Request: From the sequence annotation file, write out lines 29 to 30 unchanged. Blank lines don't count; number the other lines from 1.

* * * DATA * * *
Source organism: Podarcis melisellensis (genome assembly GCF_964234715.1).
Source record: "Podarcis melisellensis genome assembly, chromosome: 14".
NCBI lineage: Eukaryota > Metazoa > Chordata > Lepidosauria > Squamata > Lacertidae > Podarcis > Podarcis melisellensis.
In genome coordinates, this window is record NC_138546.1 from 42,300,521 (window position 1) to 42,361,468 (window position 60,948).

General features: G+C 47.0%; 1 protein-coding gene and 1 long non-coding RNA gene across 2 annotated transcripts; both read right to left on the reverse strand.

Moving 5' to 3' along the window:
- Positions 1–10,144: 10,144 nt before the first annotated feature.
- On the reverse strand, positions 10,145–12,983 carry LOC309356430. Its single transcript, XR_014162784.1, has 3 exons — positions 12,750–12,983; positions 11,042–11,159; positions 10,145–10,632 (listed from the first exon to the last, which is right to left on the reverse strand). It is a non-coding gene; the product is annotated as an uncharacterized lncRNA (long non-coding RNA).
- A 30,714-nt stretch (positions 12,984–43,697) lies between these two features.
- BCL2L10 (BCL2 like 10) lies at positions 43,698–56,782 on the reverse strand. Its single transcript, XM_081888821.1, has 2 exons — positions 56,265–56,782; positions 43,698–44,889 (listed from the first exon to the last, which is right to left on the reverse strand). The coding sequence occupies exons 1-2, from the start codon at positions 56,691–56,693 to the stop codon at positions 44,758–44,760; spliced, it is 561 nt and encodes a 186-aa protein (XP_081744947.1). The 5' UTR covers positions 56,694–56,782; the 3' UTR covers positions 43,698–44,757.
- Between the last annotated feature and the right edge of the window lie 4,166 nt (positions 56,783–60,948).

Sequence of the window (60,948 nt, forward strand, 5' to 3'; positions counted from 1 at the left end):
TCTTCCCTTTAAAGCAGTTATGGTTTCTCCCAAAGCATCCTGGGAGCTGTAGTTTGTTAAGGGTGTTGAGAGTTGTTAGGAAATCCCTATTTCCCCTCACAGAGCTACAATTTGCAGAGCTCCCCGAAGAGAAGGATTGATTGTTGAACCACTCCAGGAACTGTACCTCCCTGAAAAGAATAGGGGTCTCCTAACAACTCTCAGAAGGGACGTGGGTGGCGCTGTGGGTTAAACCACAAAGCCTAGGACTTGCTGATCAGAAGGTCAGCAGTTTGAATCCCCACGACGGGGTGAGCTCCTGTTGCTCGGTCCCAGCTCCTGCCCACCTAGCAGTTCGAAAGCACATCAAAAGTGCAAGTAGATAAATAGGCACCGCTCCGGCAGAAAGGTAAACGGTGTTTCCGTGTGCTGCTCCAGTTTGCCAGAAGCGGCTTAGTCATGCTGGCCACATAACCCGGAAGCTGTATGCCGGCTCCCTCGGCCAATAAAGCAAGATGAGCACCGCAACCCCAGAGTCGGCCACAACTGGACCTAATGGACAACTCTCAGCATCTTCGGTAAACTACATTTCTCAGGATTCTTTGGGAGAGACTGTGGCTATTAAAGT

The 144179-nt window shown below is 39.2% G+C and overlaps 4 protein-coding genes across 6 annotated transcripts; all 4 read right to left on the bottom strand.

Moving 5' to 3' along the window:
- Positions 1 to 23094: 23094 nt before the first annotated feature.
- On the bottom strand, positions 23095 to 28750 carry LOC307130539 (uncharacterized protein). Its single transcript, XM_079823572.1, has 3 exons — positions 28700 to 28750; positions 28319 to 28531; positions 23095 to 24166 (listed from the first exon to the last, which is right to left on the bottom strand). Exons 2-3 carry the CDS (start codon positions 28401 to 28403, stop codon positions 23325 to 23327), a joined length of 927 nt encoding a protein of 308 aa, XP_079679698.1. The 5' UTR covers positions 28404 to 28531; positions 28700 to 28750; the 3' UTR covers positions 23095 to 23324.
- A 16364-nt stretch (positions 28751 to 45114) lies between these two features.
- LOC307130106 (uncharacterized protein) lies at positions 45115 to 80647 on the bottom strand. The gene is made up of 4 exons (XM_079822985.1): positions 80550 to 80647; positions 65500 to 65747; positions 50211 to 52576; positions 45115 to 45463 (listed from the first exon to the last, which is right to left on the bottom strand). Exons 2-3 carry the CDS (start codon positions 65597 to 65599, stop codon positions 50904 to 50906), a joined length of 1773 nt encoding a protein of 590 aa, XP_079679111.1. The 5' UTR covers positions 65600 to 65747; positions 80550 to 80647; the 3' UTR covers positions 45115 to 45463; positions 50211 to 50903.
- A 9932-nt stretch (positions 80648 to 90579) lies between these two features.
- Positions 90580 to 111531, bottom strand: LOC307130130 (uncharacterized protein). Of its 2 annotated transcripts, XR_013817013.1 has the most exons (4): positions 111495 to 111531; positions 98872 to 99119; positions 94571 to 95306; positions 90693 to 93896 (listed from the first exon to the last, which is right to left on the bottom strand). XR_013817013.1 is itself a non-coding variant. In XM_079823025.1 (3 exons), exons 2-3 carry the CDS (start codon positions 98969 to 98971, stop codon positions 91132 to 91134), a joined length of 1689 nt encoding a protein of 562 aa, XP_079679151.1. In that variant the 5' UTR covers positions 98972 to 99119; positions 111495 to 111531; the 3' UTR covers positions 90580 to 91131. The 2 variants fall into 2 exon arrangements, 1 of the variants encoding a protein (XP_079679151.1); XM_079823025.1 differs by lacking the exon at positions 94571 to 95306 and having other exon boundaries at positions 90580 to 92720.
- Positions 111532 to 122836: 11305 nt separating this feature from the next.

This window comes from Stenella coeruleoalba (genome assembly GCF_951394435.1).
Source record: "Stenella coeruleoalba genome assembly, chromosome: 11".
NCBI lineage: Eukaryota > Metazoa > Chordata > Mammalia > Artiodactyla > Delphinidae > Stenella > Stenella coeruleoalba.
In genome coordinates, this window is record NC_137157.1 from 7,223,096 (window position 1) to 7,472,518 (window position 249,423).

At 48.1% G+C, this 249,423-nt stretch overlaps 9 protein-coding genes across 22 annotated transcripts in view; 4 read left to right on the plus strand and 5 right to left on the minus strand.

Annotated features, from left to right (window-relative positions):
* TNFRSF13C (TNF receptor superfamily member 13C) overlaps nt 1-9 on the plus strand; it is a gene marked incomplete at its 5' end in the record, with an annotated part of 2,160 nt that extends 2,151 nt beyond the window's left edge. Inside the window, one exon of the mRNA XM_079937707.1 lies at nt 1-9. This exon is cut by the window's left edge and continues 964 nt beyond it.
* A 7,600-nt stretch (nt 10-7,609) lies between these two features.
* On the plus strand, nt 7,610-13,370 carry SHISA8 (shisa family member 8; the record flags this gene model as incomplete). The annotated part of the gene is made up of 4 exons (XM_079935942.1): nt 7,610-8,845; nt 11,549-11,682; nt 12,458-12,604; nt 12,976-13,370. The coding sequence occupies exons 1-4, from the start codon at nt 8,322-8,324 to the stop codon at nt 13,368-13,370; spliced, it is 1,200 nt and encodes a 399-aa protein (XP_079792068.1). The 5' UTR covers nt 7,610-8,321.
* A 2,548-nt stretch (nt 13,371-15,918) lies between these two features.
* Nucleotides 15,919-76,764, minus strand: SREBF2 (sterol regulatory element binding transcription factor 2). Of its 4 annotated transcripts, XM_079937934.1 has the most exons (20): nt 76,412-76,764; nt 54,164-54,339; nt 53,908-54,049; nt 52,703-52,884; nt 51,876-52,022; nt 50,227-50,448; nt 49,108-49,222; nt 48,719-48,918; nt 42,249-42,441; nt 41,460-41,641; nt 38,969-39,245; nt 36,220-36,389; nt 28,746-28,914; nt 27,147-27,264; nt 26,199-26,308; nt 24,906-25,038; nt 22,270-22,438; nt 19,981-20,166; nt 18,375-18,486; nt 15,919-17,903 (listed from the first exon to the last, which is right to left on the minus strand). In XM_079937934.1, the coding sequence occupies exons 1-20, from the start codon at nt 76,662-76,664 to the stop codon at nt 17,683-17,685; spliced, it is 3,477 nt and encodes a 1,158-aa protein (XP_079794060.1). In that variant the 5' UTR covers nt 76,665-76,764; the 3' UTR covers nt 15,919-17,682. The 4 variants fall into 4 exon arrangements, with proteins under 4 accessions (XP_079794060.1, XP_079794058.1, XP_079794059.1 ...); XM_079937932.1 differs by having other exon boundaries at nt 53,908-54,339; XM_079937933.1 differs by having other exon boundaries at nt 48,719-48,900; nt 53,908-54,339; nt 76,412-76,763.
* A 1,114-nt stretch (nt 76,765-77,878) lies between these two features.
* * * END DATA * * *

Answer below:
* TNFRSF13C (TNF receptor superfamily member 13C) overlaps nt 1-9 on the plus strand; it is a gene marked incomplete at its 5' end in the record, with an annotated part of 2,160 nt that extends 2,151 nt beyond the window's left edge. Inside the window, one exon of the mRNA XM_079937707.1 lies at nt 1-9. This exon is cut by the window's left edge and continues 964 nt beyond it.
* A 7,600-nt stretch (nt 10-7,609) lies between these two features.